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UMPCs and MIDs
This TekSpek explains what UMPCs and MIDs are, how they work, where you'll find them, and what the future holds for the small, portable-computer devices.
The Technology and how it works
Ultra-Mobile PCs (UMPCs) and Mobile Internet Devices (MIDs) are mobile products geared towards providing computer functionality in a truly small, handheld form-factor. If you’re looking for a device bigger than your mobile phone yet smaller than your notebook PC, a UMPC or MID could be for you.
The UMPC, developed initially by Microsoft, Intel and Samsung, is a specification for a small mobile device with a touch-screen measuring approximately 7in. The device, which any manufacturer can develop into unique models (providing it adheres to Microsoft and Intel’s specification), is similar in functionality to a tablet PC. For its operating system, a UMPC generally features Windows XP Tablet Edition, Windows Vista or Linux.
The key technological aspect behind UMPCs revolves around the processor which powers them. Today’s UMPCs feature low-power Intel or VIA processors at speeds in the region of 1GHz. At present, UMPCs remain expensive devices with poor battery life. Intel, one of the main companies focussing heavily on the portable market, hopes to breathe new life into UMPC devices with its upcoming microprocessor, codenamed Silverthorne, due in 2008.
UMPCs have thus far struggled to make an impact on the portable market. Priced in a similar range as full-sized notebook PCs, many have argued the need for small devices with significantly less power. With Silverthorne however, a more-efficient processor designed on a smaller 45nm process, Intel hopes to deliver a platform – Menlow - that utilise as little as one-tenth the power consumption of today’s devices.
By doing so, UMPCs are expected to become faster and more efficient with the arrival of Silverthorne in 2008 and could result in battery life jumping from a feeble 2 hours to an advantageous 8 hours. Intel’s more-efficient Silverthorne will also result in economic production, which many hope will bring UMPCs down to the $500 price that Microsoft had initially hoped to achieve.
Mobile Internet Devices (MIDs) are not too dissimilar to UMPCs. Developed by Intel itself, a MID differs from a UMPC in a few key areas. Most notably, Intel states that a UMPC is a business-class device for enterprise users, featuring a weighty operating system such as Windows Vista and geared for the use of Office applications such as Word and Excel.
A MID, on the other hand, is what Intel claims to be a consumer-class lifestyle device, running slimmer operating systems such as Linux and suitable for tasks such as media playback and web browsing.
Intel-powered MID devices will run a touch-capable version of Linux, modified by Intel itself to provide a finger-friendly interface. As with UMPCs, Intel’s MIDs will also benefit from the dual-core 45nm Silverthorne processor and therefore carry the potential to run Microsoft’s XP or Vista operating systems, if need be.
The market for mobile computing is growing at an increasingly rapid pace. Notebook PCs are now seen by some as a replacement for Desktop PCs, as opposed to the additional systems they once were. Mobile phones, too, are becoming more computer-orientated with smartphones and PDAs becoming pervasive.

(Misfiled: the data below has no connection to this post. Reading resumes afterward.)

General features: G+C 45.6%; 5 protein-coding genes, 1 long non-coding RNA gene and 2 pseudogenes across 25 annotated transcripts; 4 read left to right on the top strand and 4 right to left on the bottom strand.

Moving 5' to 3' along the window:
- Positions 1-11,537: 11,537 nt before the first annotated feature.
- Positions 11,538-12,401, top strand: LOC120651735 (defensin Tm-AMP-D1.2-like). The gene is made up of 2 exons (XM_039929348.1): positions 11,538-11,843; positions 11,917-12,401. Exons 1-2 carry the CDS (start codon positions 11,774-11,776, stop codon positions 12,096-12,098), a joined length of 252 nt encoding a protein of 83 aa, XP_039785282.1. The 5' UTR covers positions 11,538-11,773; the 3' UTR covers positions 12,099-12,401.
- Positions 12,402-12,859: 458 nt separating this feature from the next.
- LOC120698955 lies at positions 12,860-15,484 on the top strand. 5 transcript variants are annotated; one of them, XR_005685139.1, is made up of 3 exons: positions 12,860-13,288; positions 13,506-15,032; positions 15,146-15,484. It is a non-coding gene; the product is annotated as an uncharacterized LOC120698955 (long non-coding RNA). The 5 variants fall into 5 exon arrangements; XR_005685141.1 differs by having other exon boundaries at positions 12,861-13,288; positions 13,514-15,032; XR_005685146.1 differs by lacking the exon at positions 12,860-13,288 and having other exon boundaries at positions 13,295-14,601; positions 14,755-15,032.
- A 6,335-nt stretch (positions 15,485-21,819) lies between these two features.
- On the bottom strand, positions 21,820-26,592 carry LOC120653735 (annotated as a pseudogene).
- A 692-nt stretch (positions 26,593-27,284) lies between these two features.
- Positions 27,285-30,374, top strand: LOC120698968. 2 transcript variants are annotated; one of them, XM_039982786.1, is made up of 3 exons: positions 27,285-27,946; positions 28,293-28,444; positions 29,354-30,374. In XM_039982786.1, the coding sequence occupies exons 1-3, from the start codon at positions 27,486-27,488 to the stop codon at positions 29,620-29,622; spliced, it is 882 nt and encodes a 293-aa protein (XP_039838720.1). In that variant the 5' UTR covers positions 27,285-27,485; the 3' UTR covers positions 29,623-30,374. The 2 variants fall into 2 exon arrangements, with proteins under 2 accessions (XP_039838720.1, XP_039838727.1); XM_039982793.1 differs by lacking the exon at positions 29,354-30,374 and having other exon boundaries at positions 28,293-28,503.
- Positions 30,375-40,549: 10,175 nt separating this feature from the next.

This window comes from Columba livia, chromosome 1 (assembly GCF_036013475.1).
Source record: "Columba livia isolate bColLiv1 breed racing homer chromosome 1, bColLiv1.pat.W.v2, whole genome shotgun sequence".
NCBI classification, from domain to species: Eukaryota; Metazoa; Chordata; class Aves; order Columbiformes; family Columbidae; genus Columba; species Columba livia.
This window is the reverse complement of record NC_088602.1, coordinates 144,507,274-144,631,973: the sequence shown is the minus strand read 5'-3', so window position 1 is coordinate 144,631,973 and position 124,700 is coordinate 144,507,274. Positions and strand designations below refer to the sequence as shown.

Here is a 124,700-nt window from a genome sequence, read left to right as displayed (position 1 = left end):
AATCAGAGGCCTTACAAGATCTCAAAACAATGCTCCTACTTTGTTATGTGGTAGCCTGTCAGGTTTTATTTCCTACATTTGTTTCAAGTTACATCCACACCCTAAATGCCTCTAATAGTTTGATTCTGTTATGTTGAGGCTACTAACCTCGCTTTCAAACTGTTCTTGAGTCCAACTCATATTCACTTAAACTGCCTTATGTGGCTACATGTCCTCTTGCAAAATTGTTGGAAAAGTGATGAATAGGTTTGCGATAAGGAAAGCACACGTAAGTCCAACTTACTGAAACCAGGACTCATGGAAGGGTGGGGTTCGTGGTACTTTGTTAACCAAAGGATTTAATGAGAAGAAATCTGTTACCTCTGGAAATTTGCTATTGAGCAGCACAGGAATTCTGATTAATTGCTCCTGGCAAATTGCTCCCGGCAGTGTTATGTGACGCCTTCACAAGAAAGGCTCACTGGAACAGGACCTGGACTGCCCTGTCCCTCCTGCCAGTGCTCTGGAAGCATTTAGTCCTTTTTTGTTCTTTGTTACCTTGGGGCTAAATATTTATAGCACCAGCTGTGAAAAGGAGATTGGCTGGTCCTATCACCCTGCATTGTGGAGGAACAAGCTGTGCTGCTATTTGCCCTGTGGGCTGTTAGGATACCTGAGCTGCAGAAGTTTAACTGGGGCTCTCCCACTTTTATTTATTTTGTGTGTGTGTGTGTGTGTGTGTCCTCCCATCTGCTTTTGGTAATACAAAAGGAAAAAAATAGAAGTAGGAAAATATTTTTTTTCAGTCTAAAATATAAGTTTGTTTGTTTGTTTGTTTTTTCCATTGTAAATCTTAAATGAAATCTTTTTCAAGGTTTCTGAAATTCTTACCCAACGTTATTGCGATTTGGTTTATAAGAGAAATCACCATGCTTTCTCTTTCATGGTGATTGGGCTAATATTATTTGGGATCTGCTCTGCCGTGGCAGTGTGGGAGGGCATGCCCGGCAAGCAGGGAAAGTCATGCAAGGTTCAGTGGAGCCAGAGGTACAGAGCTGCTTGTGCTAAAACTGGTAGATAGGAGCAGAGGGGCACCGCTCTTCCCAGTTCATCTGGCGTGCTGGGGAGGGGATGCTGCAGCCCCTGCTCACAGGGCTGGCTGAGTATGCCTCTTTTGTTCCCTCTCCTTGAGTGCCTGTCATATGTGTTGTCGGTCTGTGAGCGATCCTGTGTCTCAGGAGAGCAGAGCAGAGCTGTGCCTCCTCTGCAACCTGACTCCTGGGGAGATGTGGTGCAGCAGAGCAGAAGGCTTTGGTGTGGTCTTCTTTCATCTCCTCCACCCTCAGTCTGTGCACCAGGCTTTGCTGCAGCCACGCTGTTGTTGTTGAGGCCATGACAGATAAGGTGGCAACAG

With many users wanting to take their computer with them whilst on the go, the appeal of a UMPC or MID is undeniable. Though UMPCs were initially announced in 2006, they have so far struggled to achieve large-scale market adoption. A combination of high costs and low performance in comparison to notebook PCs has ‘till now hampered the acceptance of UMPCs.
However, with Intel’s commitment to low-power efficient chipsets and Microsoft’s ambition of widespread UMPCs, both MIDs and UMPCs hold the potential to flood the market.
The Players and Competition
The specification for a UMPC or MID is such that any manufacturer can build the devices, provided it meets the minimum requirements set out by Microsoft and Intel.
It isn’t a surprise therefore to see many manufacturers looking to make an impact on the largely untouched market. On the UMPC front, the first two devices available were AMtek's T700 and Samsung's Q1. Since then, Samsung has introduced newer models of its own and other manufacturers have also launched UMPCs. Some of the big names include ASUS, Sony, VIA and Gigabyte, to name but a few.
With each manufacturer taking the base UMPC specification and adding to it in the form of various enhancements to make their products stand out from the crowd, competition is strong.
Similarly, MIDs have also attracted a wide range of willing manufacturers, such as BenQ, Lenovo and Aigo.
The real winners here, however, are Microsoft and Intel. With each UMPC sold, Microsoft has another consumer potentially using a Microsoft Windows operating system. For Intel, it’s another example of the company’s mobile ambition as both UMPCs and MIDs tend to heavily utilise its mobile chipsets.
UMPCs and MIDs are still a long way from reaching a market share they so desperately seek, but with Intel and Microsoft pushing the devices, they have every chance of fitting in nicely between the small-but-limited mobile phone and the functional-but-large notebook PC.
If you’re often on-the-go and need computer functionality in your hands, be it for e-mail, web access or office applications, a UMPC or MID could be just the device. Expect to see an increasing number of UMPCs and MIDs on the market in future as the devices become more efficient, more powerful and most importantly - cheaper.